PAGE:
How to Build a Table Saw Jointer Jig

Jointers are usually very expensive, bulky and not meant to be moved from one location to another. They are the best tools for straightening boards. You can use it to make one flat surface on a table saw, to square the board. Moreover, you can always buy one or build it in your workshop.

Table saws often have a simple jig that can do the work of a jointer. Therefore, today we will look at how you can easily build a table saw jointer jig, which can give you straight and clean edges that you can work on and make other joints.

Tools and Materials Needed

The difficulty level of this woodworking is moderate to easy, with zero finishing. You can complete it within 1-2 hours. Besides, this jig configuration plan is for boards no longer than 4 feet, in length.

  • A table saw
  • Cordless drill or power drill
  • ½-inch straight-cutting router bit
  • Fixed-base router with a router table
  • Tape measure
  • Pencil
  • 1-1x6x3 inches SPF Lumber
  • 1-12×4 inch piece of ¾-inch sanded AC, plywood
  • 2-½ x2 inch hex bolts with two flat washers, two lock washers as well as two wing nuts
  • 1-¼ inch deck screws
  • ¾ inch wood screw
  • ½ inch chisel
  • Two quick-release toggle clamps

Cut Guide Slots

In this tutorial, you will need ¾-inch plywood, of 12W by 48L inches and a 1×6 cut to 36-inches lengthwise. You will also need a 60-inch long strip of stock ripped to 3/4 by 3/8 or any other straight scrap stock.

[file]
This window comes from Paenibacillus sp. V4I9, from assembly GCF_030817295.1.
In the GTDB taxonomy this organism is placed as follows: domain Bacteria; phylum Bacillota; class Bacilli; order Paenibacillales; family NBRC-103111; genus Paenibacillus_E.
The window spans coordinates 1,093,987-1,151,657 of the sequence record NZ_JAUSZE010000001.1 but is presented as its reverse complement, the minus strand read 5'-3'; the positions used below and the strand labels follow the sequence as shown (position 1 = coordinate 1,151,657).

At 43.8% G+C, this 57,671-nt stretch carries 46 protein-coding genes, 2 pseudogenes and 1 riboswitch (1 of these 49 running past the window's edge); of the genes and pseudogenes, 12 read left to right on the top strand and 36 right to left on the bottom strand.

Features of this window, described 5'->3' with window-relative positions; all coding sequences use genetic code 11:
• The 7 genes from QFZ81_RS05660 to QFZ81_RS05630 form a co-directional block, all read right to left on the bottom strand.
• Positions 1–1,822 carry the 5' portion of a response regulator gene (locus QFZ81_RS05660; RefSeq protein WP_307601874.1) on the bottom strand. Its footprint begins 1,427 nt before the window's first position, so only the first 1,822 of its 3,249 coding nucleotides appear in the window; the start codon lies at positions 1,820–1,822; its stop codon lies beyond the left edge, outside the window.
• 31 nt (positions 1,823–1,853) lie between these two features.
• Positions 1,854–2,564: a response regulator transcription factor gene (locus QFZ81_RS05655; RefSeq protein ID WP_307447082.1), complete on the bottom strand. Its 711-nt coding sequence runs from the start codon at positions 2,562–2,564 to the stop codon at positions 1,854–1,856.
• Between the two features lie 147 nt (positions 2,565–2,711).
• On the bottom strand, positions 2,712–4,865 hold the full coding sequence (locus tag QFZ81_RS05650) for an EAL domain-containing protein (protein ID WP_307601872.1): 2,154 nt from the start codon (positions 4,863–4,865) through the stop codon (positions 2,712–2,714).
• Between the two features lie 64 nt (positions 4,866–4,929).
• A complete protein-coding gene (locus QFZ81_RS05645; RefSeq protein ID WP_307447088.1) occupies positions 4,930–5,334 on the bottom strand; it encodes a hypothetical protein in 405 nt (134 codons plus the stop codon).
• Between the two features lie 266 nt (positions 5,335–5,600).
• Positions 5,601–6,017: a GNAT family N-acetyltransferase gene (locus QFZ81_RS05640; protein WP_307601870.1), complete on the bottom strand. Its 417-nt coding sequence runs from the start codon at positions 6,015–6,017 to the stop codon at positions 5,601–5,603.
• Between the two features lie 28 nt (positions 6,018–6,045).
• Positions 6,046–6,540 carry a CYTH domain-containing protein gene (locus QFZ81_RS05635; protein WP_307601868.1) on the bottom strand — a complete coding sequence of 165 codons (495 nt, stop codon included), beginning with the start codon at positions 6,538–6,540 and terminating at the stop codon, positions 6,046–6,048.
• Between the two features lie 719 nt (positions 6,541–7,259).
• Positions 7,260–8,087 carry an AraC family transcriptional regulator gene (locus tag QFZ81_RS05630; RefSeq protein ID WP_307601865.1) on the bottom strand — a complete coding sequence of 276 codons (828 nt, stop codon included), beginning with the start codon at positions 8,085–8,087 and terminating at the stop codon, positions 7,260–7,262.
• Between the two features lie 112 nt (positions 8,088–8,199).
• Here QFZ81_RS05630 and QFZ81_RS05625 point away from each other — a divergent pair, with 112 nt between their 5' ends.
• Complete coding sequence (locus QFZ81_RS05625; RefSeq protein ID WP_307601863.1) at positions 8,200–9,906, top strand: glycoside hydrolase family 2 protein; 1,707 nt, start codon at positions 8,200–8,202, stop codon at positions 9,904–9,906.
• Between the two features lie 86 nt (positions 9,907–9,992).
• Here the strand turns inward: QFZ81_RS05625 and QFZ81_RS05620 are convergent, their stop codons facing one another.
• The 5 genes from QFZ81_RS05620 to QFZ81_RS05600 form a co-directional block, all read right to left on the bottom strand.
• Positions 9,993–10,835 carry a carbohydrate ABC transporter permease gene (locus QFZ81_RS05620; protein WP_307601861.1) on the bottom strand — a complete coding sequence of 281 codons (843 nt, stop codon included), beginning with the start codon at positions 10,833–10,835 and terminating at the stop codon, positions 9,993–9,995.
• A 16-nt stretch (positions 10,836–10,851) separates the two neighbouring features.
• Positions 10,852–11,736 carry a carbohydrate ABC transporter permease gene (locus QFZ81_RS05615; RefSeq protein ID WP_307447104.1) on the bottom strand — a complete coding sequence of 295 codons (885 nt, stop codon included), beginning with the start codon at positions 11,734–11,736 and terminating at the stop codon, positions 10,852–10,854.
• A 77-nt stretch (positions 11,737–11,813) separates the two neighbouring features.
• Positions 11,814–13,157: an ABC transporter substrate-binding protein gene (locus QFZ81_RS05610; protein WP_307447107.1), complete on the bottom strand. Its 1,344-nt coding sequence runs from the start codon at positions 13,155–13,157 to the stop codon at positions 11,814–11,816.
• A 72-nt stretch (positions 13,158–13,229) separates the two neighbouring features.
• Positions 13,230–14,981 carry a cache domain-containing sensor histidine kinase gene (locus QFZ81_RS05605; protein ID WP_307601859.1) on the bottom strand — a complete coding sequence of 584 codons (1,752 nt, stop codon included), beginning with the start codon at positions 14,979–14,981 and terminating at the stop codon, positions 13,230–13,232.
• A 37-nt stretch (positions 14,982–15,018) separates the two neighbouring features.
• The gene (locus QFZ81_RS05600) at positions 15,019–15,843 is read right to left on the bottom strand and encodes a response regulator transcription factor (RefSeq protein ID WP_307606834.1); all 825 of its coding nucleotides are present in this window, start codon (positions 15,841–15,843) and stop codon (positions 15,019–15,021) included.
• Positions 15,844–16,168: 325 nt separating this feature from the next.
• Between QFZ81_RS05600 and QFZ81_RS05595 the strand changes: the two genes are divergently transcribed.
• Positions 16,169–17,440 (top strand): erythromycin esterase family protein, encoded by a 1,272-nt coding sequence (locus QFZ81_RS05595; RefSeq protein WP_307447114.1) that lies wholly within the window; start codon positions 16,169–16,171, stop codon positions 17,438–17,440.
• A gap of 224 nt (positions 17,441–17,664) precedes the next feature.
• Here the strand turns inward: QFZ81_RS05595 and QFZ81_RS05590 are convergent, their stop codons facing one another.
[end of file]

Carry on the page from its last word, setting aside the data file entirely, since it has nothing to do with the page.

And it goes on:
Set the fixed base router with a ½ straight cutting bit, and then place it on the router table. Adjust bit height to 1/8 above table surface.
Make two slots on the 1×6, each an inch from the board′s end, perpendicular to its long axis. Each slot should stop at ¾ inch from the board′s edge.

The fence of the router table should be 1-inch away from the edge of the bit and make pencil marks on the fence, ¾-inch on each direction from edges of the bit. The pencil marks will indicate the beginning and end of points of the slot.

After which, you can start the router, ease the board down the bit with the leading edge at the far end of the pencil′s mark. Guide the board along the fence until its trailing edge meets the pencil mark trail, lift it off the bit and repeat the same process on the other slot.

You can then raise the router bit to another 1/8-inch and repeat the slot cuts until you finish. Take care when pushing the end grain against the fence on the router table, as it can bind to the fence, leading to kickbacks.

Moreover, work slowly and sure, dropping the speed of your router bit, a little to prevent the bit from burning.

Drill Bolt Holes

Cut 1/2-inch diameter holes on lower plywood. This is where the two hex bolts will go through and then to the slots that allow the jig to joint various board widths.

Here you will position upper board on plywood and center on the long axis, six inches from each end and 2-1/2 inch from the right edge of the lower plywood.

Make your pencil markings on each left side of the slot and into the plywood below. Then remove the upper board and drill 1/2 –inch hole on the plywood, at the two pencil markings.

Recess Bolt Head

First turn the plywood base of jointer jig and insert two bolts in the ½-inch bolts holes. Use a pencil to mark the edges of the hex bolts.